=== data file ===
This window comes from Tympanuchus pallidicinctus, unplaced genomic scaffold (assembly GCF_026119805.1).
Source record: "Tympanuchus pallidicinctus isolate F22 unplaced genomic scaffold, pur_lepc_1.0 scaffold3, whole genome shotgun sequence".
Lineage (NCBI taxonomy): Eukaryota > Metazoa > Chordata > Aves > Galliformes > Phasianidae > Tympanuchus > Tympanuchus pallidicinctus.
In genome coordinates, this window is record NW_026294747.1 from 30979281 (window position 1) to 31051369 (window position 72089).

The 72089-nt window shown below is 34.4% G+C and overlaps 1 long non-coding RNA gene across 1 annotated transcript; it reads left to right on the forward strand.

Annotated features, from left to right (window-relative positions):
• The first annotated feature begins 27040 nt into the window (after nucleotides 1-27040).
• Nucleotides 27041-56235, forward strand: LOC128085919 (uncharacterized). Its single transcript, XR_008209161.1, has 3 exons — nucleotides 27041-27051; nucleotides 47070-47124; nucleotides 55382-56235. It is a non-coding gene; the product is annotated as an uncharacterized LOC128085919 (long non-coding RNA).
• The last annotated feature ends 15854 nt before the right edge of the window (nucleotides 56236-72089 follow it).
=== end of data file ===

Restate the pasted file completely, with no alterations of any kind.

This window comes from Tympanuchus pallidicinctus, unplaced genomic scaffold (assembly GCF_026119805.1).
Source record: "Tympanuchus pallidicinctus isolate F22 unplaced genomic scaffold, pur_lepc_1.0 scaffold3, whole genome shotgun sequence".
Lineage (NCBI taxonomy): Eukaryota > Metazoa > Chordata > Aves > Galliformes > Phasianidae > Tympanuchus > Tympanuchus pallidicinctus.
In genome coordinates, this window is record NW_026294747.1 from 30979281 (window position 1) to 31051369 (window position 72089).

The 72089-nt window shown below is 34.4% G+C and overlaps 1 long non-coding RNA gene across 1 annotated transcript; it reads left to right on the forward strand.

Annotated features, from left to right (window-relative positions):
• The first annotated feature begins 27040 nt into the window (after nucleotides 1-27040).
• Nucleotides 27041-56235, forward strand: LOC128085919 (uncharacterized). Its single transcript, XR_008209161.1, has 3 exons — nucleotides 27041-27051; nucleotides 47070-47124; nucleotides 55382-56235. It is a non-coding gene; the product is annotated as an uncharacterized LOC128085919 (long non-coding RNA).
• The last annotated feature ends 15854 nt before the right edge of the window (nucleotides 56236-72089 follow it).